Yamhill County


Smerinthus ophthalmica male, Yamhill, Yamhill County, Oregon,
June 22, 2016, courtesy of Dawn Berry, id by Bill Oehlke.

This page is dedicated to Dawn Berry who provides the Smerinthus ophthalmica image at the top of the page. I am pretty sure it is ophthalmica, but it oculd also be the very similar Smerinthus cerisyi.

Twenty-three Sphingidae species are listed for Oregon. Not all of the species are reported or anticipated in Yamhill. It is hoped that this checklist, with the thumbnails and notes, will help you quickly identify the moths you have encountered.

A "WO" after the species name indicates that I have no confirmed reports of this species in your county, but I (William Oehlke) expect that this moth is present. An * indicates the moth is reported in Moths of Western North America, #2. Distribution of Sphingidae of Western North America, revised, an excellent little booklet available through Paul Opler.

Dave McNeese DM has sent me some sighting data.

Please help me develop this list with improved, documented accuracy by sending sightings (species, date, location), preferably with an image, via email to Bill Oehlke.

Sphinginae subfamily

Sphingini tribe:

Manduca quinquemaculata, WO Five-spotted Hawkmoth
Likely present; larvae feed on tomatoes; go by common name of "Tomato Hornworms".

Manduca sexta, WO Carolina Sphinx
If present, it is likely uncommon as it is far from its more easterly/southerly range.
If you grow tomatoes, however, you might encounter it in the garden as the moth is a very strong flier.

Sphinx chersis *, Northern Ash Sphinx or Great Ash Sphinx
Fw upperside: soft dark gray to blue-gray with series of black dashes, one of which reaches wing tip.

Sphinx perelegans WO, Elegant Sphinx
Fw upperside dark grey to black with a paler costa and pale area from the base to the wing's centre. Prefered habitats include montane woodlands and mixed chaparral-type vegetation.

Sphinx sequoiae WO, Sequoiae Sphinx
This species is probably unlikely in Yamhill, preferring the pinyon-juniper woodlands of California. It has been reported in southern Oregon and also east of the Cascades.

Sphinx vashti WO, Snowberry Sphinx
The upperside of the forewing has a narrow black subterminal line bordered by a white inverted V-shaped line on the outside, and a black line running inwards from the apex of the wing.
It is most often found in montane woodlands and along streamcourses.

Smerinthini Tribe:

Paonias excaecata *, Blinded Sphinx
The grey-blue eyespot of the hindwing gives this species its name. Larvae feed on birches, willows, cherries and oaks.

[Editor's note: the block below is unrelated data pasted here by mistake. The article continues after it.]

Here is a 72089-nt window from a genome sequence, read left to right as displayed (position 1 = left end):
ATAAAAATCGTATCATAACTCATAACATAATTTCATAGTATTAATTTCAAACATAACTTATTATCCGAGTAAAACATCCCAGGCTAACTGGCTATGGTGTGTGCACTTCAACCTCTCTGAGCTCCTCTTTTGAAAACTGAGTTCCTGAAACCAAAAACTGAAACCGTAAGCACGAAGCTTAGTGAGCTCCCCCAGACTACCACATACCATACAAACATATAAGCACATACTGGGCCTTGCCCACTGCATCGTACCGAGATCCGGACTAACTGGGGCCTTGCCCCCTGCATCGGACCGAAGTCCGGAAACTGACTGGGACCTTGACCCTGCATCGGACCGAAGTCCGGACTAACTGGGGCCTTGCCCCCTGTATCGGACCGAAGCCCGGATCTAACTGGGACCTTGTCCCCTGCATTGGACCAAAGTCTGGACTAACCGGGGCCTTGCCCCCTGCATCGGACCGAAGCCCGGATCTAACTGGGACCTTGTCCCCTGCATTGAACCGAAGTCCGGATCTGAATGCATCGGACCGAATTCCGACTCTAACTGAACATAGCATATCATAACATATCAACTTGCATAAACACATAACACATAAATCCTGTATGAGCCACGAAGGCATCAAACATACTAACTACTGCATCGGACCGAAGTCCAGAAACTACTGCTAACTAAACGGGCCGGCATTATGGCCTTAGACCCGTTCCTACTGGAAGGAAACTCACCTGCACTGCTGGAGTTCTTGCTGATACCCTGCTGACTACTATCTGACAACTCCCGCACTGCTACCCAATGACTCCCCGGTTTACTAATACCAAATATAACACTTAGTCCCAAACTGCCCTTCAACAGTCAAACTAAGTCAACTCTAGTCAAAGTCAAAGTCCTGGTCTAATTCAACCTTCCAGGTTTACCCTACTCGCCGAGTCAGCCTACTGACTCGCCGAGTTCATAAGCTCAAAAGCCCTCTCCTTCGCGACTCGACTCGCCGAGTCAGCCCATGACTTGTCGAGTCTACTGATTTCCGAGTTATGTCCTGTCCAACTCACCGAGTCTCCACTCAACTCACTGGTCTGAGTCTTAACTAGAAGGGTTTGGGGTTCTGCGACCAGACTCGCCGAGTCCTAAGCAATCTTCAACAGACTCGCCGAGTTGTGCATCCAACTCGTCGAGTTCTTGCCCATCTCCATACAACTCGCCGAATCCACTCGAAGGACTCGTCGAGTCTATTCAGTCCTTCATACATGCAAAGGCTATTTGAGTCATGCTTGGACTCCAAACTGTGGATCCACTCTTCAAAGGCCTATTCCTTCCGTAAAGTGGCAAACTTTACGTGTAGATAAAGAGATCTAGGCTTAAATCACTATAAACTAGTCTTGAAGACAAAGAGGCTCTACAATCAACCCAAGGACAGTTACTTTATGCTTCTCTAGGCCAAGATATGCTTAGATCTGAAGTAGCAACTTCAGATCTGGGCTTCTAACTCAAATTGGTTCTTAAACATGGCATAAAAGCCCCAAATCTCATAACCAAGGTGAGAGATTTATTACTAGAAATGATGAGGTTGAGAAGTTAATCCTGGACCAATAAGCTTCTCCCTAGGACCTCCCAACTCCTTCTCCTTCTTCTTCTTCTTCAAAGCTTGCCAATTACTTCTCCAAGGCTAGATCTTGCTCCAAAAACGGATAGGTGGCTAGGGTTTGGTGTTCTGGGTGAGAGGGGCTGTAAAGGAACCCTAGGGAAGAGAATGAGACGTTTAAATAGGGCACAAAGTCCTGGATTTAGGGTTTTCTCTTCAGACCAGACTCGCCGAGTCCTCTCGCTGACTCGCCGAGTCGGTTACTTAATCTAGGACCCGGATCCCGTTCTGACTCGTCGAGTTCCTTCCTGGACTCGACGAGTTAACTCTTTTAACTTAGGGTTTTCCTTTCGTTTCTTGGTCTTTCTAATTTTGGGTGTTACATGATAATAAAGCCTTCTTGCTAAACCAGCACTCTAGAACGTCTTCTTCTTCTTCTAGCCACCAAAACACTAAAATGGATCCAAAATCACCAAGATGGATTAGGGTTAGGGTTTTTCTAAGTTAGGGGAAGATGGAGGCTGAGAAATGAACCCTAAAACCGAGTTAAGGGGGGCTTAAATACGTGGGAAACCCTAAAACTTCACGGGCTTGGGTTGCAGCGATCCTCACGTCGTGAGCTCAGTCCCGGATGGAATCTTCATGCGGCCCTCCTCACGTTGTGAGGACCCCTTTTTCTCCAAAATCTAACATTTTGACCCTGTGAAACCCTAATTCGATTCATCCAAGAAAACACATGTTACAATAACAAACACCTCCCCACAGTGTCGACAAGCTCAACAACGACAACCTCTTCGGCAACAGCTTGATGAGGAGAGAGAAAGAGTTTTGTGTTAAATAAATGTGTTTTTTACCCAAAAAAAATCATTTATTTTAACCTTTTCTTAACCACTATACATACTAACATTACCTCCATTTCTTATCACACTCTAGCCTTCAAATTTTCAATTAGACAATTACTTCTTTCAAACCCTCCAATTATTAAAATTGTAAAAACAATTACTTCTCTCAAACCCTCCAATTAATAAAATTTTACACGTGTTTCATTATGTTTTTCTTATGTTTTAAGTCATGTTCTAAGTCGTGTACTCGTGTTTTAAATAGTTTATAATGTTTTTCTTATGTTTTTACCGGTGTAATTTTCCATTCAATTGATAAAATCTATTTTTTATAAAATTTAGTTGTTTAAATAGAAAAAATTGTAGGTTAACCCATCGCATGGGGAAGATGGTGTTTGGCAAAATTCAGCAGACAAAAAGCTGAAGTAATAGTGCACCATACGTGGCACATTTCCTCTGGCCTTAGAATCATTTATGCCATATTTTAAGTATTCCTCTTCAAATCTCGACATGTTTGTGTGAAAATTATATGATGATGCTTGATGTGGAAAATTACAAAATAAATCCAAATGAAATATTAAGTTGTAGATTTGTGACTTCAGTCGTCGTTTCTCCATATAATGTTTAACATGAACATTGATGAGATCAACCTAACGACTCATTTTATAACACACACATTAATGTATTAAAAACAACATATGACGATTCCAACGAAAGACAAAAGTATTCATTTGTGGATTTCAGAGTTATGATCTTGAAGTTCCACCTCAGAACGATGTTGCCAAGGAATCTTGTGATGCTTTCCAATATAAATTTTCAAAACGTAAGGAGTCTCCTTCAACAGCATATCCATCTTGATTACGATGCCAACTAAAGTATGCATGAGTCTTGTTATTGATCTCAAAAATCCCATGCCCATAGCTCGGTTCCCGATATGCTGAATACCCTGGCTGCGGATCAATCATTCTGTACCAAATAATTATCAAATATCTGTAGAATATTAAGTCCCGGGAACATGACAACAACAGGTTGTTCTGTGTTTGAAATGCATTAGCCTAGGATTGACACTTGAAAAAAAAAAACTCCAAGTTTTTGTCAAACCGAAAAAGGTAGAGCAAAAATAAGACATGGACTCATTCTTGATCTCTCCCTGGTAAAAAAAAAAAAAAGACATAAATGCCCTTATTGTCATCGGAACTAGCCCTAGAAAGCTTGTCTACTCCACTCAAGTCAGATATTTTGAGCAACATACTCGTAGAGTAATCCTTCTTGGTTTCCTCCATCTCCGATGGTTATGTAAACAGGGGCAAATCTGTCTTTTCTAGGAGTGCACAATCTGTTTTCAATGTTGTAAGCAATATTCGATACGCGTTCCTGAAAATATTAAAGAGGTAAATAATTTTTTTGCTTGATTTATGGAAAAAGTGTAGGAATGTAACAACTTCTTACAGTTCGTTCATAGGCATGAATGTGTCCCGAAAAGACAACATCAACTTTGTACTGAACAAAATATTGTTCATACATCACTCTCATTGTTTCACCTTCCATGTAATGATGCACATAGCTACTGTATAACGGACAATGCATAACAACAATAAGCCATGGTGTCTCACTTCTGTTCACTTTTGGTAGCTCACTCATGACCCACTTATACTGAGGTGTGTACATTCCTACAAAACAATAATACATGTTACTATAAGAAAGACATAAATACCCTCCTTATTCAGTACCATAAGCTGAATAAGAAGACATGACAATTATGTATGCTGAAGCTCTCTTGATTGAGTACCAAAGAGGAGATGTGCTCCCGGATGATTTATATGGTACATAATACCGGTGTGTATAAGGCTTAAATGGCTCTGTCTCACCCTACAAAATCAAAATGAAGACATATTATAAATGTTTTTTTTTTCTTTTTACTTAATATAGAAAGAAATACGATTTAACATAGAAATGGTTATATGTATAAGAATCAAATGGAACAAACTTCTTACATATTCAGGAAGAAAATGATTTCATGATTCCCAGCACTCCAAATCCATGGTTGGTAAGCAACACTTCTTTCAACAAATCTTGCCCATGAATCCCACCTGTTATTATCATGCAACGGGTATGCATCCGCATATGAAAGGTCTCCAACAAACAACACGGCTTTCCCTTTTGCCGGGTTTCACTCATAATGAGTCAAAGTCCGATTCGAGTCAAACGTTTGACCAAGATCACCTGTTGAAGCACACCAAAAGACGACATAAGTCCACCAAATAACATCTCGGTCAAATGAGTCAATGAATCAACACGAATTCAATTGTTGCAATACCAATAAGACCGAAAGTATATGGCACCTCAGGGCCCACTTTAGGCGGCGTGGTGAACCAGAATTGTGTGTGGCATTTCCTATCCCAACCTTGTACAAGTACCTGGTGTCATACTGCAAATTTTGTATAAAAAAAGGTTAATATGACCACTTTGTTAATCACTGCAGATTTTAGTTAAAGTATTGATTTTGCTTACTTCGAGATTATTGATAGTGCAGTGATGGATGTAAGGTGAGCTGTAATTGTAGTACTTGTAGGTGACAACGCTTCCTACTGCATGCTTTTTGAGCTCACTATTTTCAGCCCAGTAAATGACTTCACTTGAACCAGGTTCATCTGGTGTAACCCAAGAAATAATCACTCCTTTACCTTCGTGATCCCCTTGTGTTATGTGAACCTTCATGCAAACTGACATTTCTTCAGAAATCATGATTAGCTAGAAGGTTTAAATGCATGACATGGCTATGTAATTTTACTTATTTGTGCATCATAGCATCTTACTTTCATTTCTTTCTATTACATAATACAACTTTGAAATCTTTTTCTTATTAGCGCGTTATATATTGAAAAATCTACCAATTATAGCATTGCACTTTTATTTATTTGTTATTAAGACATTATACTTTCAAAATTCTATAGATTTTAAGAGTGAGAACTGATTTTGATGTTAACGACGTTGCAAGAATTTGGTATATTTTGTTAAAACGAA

The outer edge of the forewings is quite scalloped.

Smerinthus cerisyi *, the Cerisyi's Sphinx

If you have willows and poplars nearby, you've probably got populations of the Cerisyi's Sphinx.

The hindwings are quite striking.

Smerinthus opthalmica MPNw/DB

Larvae feed on poplars, aspen and willows. Note different shape of double arced forewing pm line compared to the straighter pm line of cerisyi, directly above. S. ophthalmica has smoother scalloping of the fw outer margin.

Smerinthus opthalmica, off Rockyford Road, Yamhill, June 22, 2016, Dawn Berry

Macroglossinae subfamily

Dilophonotini tribe

Hemaris thysbe WO, the Hummingbird Clearwing

This species might be present, but reports from nearby counties may be confused with the more likely Hemaris diffinis.

Hemaris thetis WO, Thetis Clearwing or Bee Hawk Moth,

The moth flies along forest edges and in meadows, gardens and brushy fields. Day-flying adults nectar at lantana, dwarf bush honeysuckle, snowberry, orange hawkweed, thistles, lilac, Canada violet, etc.

Macroglossini tribe

Hyles gallii WO, the Bedstraw Hawk Moth or Gallium Sphinx

This species is not officially reported from Yamhill County, but if you have Gallium or Epilobium, you probably have populations of this species.

Hyles lineata DM, White-lined Sphinx
Dave McNeese sees this species regularly. It can be seen flying during the day, into the evening and also at night.
The highly variable larvae are often found in people's gardens.

Dave McNeese, May 3, 5, 8, 2005, 2 miles east of McMinnville.

Proserpinus clarkiae WO, Clark's Sphinx
Not officially reported from Yamhill County, this day flier, April-June, prefering oak woodland and pine-oak woodland in foothills, is probably present. Moths nectar at a variety of flowers in the afternoon.

Proserpinus flavofasciata WO, Yellow-banded Day Sphinx
Not officially reported from Yamhill, but is found to the east and may be present. Nectars during the day in meadows near coniferous forests.

Use your browser "Back" button to return to the previous page.

This page is brought to you by Bill Oehlke and the WLSS. Pages are on space rented from Bizland. If you would like to become a "Patron of the Sphingidae Site", contact Bill.

Please send sightings/images to Bill. I will do my best to respond to requests for identification help.

Enjoy some of nature's wonderments: Saturniidae cocoons. Cocoons of the giant silkmoths may be purchased in the fall and winter. Big and beautiful giant silk moths will emerge in spring/summer. Read Actias luna rearing article. Additional online help available.